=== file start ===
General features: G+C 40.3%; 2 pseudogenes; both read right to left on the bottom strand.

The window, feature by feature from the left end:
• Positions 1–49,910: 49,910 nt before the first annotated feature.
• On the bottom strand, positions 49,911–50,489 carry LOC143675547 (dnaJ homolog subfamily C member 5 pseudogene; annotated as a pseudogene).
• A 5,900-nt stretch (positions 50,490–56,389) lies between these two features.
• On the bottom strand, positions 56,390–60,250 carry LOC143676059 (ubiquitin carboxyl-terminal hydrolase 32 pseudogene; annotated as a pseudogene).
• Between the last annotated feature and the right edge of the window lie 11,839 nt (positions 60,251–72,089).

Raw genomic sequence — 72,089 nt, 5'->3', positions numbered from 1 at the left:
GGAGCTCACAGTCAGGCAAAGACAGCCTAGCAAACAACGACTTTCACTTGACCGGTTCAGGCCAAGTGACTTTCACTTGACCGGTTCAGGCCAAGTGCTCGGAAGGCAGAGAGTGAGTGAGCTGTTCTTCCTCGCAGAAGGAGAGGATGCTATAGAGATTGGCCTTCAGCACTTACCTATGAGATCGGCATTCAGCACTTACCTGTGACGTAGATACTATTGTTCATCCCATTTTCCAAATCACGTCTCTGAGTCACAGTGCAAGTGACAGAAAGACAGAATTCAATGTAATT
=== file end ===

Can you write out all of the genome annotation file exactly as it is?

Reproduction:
General features: G+C 40.3%; 2 pseudogenes; both read right to left on the bottom strand.

The window, feature by feature from the left end:
• Positions 1–49,910: 49,910 nt before the first annotated feature.
• On the bottom strand, positions 49,911–50,489 carry LOC143675547 (dnaJ homolog subfamily C member 5 pseudogene; annotated as a pseudogene).
• A 5,900-nt stretch (positions 50,490–56,389) lies between these two features.
• On the bottom strand, positions 56,390–60,250 carry LOC143676059 (ubiquitin carboxyl-terminal hydrolase 32 pseudogene; annotated as a pseudogene).
• Between the last annotated feature and the right edge of the window lie 11,839 nt (positions 60,251–72,089).

Raw genomic sequence — 72,089 nt, 5'->3', positions numbered from 1 at the left:
GGAGCTCACAGTCAGGCAAAGACAGCCTAGCAAACAACGACTTTCACTTGACCGGTTCAGGCCAAGTGACTTTCACTTGACCGGTTCAGGCCAAGTGCTCGGAAGGCAGAGAGTGAGTGAGCTGTTCTTCCTCGCAGAAGGAGAGGATGCTATAGAGATTGGCCTTCAGCACTTACCTATGAGATCGGCATTCAGCACTTACCTGTGACGTAGATACTATTGTTCATCCCATTTTCCAAATCACGTCTCTGAGTCACAGTGCAAGTGACAGAAAGACAGAATTCAATGTAATT